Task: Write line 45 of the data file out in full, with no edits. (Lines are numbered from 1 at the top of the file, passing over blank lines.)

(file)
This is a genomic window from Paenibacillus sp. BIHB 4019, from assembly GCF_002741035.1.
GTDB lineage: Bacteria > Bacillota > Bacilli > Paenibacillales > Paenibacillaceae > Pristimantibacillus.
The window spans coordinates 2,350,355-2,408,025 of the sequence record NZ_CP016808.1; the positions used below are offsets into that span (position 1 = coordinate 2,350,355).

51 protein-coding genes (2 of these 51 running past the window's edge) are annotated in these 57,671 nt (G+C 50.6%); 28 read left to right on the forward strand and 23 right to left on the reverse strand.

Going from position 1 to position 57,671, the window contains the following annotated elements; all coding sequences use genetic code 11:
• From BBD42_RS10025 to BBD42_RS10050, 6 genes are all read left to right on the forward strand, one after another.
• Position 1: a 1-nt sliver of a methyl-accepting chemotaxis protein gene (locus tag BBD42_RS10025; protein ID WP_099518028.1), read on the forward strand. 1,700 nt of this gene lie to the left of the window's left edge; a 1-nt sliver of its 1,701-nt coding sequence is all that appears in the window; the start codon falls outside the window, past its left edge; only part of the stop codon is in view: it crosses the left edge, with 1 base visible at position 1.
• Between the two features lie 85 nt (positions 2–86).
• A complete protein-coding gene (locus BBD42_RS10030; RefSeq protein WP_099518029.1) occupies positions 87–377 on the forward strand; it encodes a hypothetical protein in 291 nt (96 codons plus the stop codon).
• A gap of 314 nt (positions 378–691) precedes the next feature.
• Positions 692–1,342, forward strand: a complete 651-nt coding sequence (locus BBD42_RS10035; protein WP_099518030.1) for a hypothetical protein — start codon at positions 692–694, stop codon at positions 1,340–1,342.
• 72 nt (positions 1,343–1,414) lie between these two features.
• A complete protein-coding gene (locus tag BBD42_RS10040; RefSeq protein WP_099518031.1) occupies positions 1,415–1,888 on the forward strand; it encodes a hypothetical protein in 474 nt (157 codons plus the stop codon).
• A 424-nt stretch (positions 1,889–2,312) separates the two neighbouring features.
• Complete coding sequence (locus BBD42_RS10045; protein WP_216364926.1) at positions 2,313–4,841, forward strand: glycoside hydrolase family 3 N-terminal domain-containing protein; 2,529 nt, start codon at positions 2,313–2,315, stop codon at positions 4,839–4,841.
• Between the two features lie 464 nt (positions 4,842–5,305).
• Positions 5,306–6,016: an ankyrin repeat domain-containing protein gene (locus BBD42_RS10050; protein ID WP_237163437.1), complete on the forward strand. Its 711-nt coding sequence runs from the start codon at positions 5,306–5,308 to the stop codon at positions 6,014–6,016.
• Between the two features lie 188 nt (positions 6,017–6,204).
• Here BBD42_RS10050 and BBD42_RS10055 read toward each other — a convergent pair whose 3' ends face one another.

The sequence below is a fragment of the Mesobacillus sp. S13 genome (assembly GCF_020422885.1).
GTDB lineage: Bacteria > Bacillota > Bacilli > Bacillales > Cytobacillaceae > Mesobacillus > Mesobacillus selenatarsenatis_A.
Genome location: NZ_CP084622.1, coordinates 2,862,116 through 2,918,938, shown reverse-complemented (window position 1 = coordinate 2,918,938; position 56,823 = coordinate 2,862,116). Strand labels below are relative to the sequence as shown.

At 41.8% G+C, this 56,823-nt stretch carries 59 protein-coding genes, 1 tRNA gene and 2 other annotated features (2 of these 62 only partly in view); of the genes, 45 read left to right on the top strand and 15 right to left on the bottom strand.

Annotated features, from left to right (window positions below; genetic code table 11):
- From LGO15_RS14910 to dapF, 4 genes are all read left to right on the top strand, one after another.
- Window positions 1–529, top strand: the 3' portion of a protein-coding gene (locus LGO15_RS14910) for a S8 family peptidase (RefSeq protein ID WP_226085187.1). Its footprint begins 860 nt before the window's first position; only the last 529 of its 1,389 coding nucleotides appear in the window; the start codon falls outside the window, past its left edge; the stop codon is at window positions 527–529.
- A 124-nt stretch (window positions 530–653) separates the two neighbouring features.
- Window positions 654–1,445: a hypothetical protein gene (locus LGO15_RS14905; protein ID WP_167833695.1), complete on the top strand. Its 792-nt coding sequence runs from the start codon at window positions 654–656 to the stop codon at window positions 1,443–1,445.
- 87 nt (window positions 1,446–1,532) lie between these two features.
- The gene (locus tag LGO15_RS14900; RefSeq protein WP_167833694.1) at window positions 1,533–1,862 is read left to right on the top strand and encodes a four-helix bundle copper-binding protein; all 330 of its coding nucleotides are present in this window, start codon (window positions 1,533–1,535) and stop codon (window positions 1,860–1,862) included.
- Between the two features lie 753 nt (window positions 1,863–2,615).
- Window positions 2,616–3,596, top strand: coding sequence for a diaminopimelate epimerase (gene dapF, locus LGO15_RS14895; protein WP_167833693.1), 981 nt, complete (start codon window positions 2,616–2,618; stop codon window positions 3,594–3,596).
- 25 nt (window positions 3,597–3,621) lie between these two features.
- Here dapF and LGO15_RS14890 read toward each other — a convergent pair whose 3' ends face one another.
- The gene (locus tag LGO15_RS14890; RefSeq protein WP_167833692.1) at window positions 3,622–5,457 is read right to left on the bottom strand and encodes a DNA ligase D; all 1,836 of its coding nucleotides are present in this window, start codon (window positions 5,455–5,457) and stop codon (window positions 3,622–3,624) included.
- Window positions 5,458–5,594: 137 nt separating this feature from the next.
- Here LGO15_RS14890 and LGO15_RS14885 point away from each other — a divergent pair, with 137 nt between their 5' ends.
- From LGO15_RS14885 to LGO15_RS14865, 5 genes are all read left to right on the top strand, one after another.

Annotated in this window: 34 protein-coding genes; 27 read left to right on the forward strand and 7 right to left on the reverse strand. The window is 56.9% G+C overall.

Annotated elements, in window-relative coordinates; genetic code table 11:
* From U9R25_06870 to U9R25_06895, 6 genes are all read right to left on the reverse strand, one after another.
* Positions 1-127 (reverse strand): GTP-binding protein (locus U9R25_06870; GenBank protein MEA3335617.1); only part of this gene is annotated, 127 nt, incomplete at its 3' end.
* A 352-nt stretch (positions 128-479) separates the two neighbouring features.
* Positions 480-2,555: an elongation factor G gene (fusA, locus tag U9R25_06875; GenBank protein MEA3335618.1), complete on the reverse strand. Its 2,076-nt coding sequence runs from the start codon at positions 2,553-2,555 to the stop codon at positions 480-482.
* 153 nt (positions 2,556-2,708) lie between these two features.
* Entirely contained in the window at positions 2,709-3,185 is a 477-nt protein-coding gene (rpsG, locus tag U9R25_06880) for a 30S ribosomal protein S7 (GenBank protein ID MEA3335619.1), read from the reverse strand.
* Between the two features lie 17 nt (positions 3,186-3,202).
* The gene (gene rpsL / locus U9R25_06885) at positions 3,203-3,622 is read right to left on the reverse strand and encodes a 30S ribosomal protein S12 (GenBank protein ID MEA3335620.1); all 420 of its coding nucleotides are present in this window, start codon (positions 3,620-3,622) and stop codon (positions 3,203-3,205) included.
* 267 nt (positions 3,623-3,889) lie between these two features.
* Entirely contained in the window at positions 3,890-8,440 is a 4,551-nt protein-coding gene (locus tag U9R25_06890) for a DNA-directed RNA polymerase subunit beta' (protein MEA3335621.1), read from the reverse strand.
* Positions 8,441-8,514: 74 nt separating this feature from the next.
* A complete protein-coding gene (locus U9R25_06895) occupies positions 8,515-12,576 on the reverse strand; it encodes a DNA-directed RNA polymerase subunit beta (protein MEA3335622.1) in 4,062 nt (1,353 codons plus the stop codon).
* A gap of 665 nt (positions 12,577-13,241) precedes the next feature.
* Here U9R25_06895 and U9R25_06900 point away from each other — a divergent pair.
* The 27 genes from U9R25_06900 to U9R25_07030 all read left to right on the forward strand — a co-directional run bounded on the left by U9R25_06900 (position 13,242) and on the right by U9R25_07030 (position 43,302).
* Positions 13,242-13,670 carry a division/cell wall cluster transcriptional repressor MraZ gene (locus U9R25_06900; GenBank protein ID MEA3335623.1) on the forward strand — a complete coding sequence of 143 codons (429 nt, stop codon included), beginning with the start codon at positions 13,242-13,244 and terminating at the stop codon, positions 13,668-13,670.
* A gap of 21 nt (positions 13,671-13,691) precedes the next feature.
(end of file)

* 153 nt (positions 2,556-2,708) lie between these two features.